This is a commencement address that I recently delivered to a graduating class of Rabbis from Rabbinical Seminaries International (RSI). I hope that its call to service resonates for you.
Congratulations on your ordinations as Rabbis! You are about to enter a path that will take will take you in directions that you can not now imagine. In the words of the great 20th century theologian, Dr. Seuss,
Oh the places you'll go!
As you travel, though, you will inevitably come to forks in the road; moments when you are faced with choices, and you must decide which is the right direction to follow. There are two powerful spiritual teachings about how to make this decision: One teaching encourages us to "create our own reality"; to visualize our personal goals in order to bring toward us that which we most want. The second teaching tells us to "let go and let God"; to listen for guidance and to submit our egos to Divine will.
These teachings appear to be exact opposites: The first seeks to strengthen individual will; the second to dissolve it. Yet both are true, and both are needed. We can't live only with the goal of satisfying our own needs, because this can lead to narcissism and indifference, but we also can't simply wait to hear from God, because this can lead to inaction and confusion. At times we may feel the tug toward one approach, and at different times we will be drawn to the other, so how can we decide? This is an essential question for you as Rabbis, or for anyone dedicated to living on a spiritual path; a life of meaning and purpose.
A hint to the resolution of these two teachings can be found in the writing of the Biblical Prophet Zachariah. In a mystical vision that contains direction on how to heal a world torn by violence and hatred, he heard these famous words,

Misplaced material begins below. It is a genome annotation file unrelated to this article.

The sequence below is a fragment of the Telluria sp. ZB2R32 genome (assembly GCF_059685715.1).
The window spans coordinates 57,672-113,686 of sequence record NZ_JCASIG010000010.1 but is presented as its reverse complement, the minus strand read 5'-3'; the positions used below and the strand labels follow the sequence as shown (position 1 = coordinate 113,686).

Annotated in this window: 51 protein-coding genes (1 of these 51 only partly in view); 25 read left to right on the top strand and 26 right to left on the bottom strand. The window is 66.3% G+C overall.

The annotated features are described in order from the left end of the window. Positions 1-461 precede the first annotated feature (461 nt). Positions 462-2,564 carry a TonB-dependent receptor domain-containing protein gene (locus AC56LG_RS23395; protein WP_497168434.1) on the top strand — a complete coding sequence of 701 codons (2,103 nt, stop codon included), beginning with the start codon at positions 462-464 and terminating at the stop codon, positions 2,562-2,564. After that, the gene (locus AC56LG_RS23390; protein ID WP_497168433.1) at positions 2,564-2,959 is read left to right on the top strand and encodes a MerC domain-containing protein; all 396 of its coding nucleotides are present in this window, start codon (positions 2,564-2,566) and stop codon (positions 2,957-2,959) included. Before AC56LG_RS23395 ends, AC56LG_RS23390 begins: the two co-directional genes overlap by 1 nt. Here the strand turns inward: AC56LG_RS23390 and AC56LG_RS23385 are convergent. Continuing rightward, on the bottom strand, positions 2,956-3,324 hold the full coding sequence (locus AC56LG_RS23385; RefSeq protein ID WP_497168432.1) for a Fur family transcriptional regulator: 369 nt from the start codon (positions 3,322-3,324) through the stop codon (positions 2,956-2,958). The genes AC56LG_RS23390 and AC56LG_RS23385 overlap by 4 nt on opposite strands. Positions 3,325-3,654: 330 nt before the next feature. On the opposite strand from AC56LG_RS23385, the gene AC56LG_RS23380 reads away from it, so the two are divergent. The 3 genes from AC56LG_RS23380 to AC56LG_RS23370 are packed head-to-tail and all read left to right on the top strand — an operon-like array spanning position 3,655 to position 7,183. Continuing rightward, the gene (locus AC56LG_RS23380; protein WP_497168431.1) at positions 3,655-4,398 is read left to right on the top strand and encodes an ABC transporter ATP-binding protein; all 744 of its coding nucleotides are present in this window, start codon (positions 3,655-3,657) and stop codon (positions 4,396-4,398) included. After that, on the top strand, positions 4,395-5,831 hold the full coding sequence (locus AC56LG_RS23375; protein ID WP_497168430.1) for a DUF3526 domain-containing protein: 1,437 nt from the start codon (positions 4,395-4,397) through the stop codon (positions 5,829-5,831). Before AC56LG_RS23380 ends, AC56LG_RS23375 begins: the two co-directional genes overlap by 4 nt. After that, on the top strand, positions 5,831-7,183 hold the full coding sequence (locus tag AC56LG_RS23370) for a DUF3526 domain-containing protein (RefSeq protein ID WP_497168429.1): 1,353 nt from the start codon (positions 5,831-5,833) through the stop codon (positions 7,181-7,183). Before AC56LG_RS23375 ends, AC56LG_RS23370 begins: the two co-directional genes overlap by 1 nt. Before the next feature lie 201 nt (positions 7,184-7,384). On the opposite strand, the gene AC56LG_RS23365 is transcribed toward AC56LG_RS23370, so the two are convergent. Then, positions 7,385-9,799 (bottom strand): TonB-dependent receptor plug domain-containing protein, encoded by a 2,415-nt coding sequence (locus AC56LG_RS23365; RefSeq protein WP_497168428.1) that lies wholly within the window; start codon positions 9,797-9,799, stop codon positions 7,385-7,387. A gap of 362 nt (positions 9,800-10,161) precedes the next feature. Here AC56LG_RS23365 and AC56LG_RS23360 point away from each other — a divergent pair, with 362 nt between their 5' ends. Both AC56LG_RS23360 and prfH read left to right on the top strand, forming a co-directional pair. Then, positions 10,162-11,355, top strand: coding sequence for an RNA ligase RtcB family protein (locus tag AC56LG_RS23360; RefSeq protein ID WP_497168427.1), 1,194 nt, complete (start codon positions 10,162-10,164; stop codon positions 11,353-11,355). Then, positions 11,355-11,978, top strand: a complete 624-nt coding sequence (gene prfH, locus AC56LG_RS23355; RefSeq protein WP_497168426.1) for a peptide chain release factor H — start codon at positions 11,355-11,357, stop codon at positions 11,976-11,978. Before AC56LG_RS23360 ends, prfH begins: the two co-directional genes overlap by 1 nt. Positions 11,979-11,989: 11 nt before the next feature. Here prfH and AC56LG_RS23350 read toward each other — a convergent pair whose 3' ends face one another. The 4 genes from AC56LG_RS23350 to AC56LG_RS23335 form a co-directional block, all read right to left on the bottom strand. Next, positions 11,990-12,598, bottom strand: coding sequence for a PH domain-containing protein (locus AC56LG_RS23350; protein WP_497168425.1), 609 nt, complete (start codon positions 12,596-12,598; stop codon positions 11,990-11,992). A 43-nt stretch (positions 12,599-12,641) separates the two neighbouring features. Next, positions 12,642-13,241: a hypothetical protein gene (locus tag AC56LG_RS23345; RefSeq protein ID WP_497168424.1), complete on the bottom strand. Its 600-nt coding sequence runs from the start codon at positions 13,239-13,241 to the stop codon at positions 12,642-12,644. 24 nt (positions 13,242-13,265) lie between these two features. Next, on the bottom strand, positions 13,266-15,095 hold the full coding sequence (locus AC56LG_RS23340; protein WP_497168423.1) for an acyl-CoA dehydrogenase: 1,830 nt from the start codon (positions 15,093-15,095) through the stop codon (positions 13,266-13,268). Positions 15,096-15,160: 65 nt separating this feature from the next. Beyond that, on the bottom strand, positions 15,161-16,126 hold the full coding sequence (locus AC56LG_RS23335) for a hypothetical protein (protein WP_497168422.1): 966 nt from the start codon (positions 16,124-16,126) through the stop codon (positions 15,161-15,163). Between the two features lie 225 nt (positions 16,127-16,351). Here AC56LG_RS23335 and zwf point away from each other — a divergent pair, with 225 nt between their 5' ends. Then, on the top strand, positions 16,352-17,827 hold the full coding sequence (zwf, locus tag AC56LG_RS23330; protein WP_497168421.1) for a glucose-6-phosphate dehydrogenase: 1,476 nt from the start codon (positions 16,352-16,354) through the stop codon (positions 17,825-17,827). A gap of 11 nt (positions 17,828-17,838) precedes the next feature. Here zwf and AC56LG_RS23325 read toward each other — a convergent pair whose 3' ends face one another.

Not by valor (literally "soldiering"), not by strength, but with My Spirit.
In other words, while work needs to be done, it can not be effectively accomplished by physical power or force of will alone. Zachariah is told that he must begin his mission with alignment to spirit, in order to manifest the highest that is in himself, for his own growth and for the benefit of others. He is told to enter with the intention to be of service to others.
As all spiritual traditions teach, right intention leads to right, effective action. So enter with the intention to be of service! When you begin in this way you will find that the direction for action is embedded in the connection to spirit, and you will know what to do, free of the pull of ego. You will not need to choose between your will and the Divine will, because you will see that these ultimately merge.
Whenever I am called to lead a prayer service, conduct a wedding or funeral, or speak in public, I say this short prayer:
May what I am about to say not be about me. May my words and actions be for the benefit of those who are here and are in need.